The Post refers to the Washington Post newspaper, which obtained classified documents after the New York Times broke the story.  The dilemma Publisher Katherine Graham (Streep) and Editor Ben Bradlee (Hanks) face after the government has already initiated legal action against the Times, is whether to publish information that came to them from the same source, Daniel Ellsberg (Rhys).  These are papers reporting on a study requested by the Secretary of Defense, Robert McNamara (Greenwood) about the progress of the Viet Nam War from 1945-1967, and document the U.S. Government’s complicity in covert operations, rigging elections, and lying to the Geneva Convention, and then covering it up, essentially lying to the American people about the Viet Nam War.  Most egregious of all, is its sending young servicemen into battle for a war they knew couldn’t be won.
     There are numerous aspects of the story that the filmmakers highlight, which are relevant today.  First and foremost is the issue of the need for government secrecy versus freedom of speech.  At the time, President Nixon was so incensed about the actions of the New York Times, he sought legal action against it.  Some of the more clever scenes in The Post are views through the Oval Office windows of Nixon talking on the phone and making his threats. 
     Another theme I appreciated is a picture of how women were regarded during that era, and another of the film’s highlights is how Katherine Graham is treated by men, even though she is the wealthy publisher of a major newspaper.  Her editor somewhat grudgingly gives her respect, as does Defense Secretary Robert McNamara who is a personal friend, but others clearly think she is out of her element in making major decisions, when—in fact and in retrospect—she is highly qualified.  When push comes to shove, she and Ben Bradlee are shown to be brave and heroic at considerable personal risk.
     Steven Spielberg directs a masterful work based on a true story, but with the intrigue and excitement of a fictional drama.  The cast is outstanding, highlighted by Meryl Streep as Katherine Graham and Tom Hanks as Ben Bradlee.  Their conversations are as enlightening as they are interesting.  Bob Odenkirk, Tracy Letts, Bruce Greenwood, and Matthew Rhys providing superb acting support.  Sarah Paulson as McNamara’s (Greenwood) wife shines in her argument to her husband about the greater bravery shown by Graham at a time when he is feeling besieged.  It was rewarding later to see that he listened to her and at a later time gave Graham credit.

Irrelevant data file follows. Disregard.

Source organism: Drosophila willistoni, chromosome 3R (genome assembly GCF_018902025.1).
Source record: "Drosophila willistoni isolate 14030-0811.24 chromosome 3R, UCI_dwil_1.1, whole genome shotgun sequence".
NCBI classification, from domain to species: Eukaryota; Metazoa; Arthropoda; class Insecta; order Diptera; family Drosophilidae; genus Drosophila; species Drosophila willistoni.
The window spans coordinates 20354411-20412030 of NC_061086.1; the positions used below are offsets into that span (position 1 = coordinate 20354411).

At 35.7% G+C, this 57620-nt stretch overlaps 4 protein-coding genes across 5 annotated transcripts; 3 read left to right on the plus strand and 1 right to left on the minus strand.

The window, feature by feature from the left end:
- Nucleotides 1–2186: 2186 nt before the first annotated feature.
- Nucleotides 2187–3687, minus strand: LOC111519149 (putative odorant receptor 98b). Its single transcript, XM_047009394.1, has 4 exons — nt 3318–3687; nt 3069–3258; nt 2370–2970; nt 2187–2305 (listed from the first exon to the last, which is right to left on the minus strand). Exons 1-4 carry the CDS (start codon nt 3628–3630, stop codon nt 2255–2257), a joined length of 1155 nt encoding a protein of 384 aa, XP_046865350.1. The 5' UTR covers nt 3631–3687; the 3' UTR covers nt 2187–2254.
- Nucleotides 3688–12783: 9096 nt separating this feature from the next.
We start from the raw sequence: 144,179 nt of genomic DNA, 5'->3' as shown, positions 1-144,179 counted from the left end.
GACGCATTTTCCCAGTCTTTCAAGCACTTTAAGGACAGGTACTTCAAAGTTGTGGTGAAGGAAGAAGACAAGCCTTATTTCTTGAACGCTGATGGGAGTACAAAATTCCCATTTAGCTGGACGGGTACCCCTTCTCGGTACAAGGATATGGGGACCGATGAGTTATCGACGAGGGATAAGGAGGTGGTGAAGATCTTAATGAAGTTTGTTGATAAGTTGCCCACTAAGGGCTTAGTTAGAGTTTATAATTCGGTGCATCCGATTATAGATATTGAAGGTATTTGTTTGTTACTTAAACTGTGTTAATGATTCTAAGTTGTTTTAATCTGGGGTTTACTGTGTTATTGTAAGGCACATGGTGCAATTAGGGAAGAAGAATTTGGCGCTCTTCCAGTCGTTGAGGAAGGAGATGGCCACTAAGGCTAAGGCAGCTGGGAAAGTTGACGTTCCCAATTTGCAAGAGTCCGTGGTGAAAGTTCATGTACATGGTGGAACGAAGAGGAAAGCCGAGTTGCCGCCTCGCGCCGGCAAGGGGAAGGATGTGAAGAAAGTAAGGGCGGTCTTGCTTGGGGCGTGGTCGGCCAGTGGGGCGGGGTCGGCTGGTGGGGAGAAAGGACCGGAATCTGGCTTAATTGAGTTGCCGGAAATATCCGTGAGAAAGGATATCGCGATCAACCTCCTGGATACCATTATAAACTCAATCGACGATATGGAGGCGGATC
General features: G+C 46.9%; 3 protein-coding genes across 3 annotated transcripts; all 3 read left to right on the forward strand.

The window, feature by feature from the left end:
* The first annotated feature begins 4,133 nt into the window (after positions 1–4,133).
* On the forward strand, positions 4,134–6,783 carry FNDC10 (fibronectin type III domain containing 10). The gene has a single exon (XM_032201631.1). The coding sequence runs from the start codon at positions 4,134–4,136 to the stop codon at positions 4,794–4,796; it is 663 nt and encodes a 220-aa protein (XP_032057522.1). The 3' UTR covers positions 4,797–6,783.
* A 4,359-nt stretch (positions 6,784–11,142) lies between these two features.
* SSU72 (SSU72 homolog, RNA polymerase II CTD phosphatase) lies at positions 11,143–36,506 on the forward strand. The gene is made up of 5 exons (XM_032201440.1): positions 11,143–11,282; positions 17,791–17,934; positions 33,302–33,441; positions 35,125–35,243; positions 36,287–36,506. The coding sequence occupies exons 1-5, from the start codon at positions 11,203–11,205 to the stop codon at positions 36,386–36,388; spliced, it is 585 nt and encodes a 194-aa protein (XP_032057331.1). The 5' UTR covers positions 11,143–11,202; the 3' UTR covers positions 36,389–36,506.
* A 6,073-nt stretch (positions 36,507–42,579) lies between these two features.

Get informed about a critical event in U.S. history while enjoying an exciting drama.

Grade:  A                                                By Donna R. Copeland

Thursday, December 21, 2017


Christopher Plummer     Michelle Williams     Mark Wahlberg     Charlie Plummer     Timothy Hutton


    The film begins on the streets of Rome in the evening, and Paul (Charlie Plummer) is outside strolling among the women who are inviting, but when they see his age, they tell him to go home.  Even though he is a sixteen, he looks even younger, with bright blue eyes and an innocent expression.  Still, “I can take care of myself”, he replies with quiet confidence.  And as immediate disproof of that claim, he is grabbed and whisked into a blue Volkswagen van, which speeds off.  The statement becomes even more ironically prescient when it becomes clear that he has been kidnapped and held for ransom—17 million dollars.
  Thus begins a stellar struggle between his mother Gail Getty (Williams) and his grandfather, J. Paul Getty (Christopher Plummer), the richest man in the world, who stubbornly refuses to pay the ransom, despite his wealth, retorting that with his 14 grandchildren if he paid for one’s ransom, he would have to pay for 13 more of them.  He is a notorious modern-day Scrooge, who periodically delivers mantras about money (e.g., “There is very little in life worth paying full price for”) and is known for his merciless haggling over even low sums.  He is eccentric in his tastes, as well as in his complete preoccupation with himself.